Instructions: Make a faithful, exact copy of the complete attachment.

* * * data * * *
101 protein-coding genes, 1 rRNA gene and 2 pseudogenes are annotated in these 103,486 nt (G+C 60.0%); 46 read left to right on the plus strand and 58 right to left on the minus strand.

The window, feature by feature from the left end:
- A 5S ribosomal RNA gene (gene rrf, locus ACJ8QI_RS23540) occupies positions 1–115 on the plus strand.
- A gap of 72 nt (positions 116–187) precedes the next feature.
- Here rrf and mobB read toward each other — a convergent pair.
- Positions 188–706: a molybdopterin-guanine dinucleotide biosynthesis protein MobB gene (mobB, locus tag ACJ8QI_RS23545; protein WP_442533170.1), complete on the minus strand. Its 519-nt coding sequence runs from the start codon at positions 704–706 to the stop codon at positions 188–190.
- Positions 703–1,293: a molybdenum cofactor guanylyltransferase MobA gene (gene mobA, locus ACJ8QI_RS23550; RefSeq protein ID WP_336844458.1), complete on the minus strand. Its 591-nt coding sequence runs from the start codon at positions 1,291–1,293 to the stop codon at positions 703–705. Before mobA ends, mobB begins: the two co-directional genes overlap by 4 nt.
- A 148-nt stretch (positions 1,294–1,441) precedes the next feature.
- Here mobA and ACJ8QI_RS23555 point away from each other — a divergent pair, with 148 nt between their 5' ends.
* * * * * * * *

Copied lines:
101 protein-coding genes, 1 rRNA gene and 2 pseudogenes are annotated in these 103,486 nt (G+C 60.0%); 46 read left to right on the plus strand and 58 right to left on the minus strand.

The window, feature by feature from the left end:
- A 5S ribosomal RNA gene (gene rrf, locus ACJ8QI_RS23540) occupies positions 1–115 on the plus strand.
- A gap of 72 nt (positions 116–187) precedes the next feature.
- Here rrf and mobB read toward each other — a convergent pair.
- Positions 188–706: a molybdopterin-guanine dinucleotide biosynthesis protein MobB gene (mobB, locus tag ACJ8QI_RS23545; protein WP_442533170.1), complete on the minus strand. Its 519-nt coding sequence runs from the start codon at positions 704–706 to the stop codon at positions 188–190.
- Positions 703–1,293: a molybdenum cofactor guanylyltransferase MobA gene (gene mobA, locus ACJ8QI_RS23550; RefSeq protein ID WP_336844458.1), complete on the minus strand. Its 591-nt coding sequence runs from the start codon at positions 1,291–1,293 to the stop codon at positions 703–705. Before mobA ends, mobB begins: the two co-directional genes overlap by 4 nt.
- A 148-nt stretch (positions 1,294–1,441) precedes the next feature.
- Here mobA and ACJ8QI_RS23555 point away from each other — a divergent pair, with 148 nt between their 5' ends.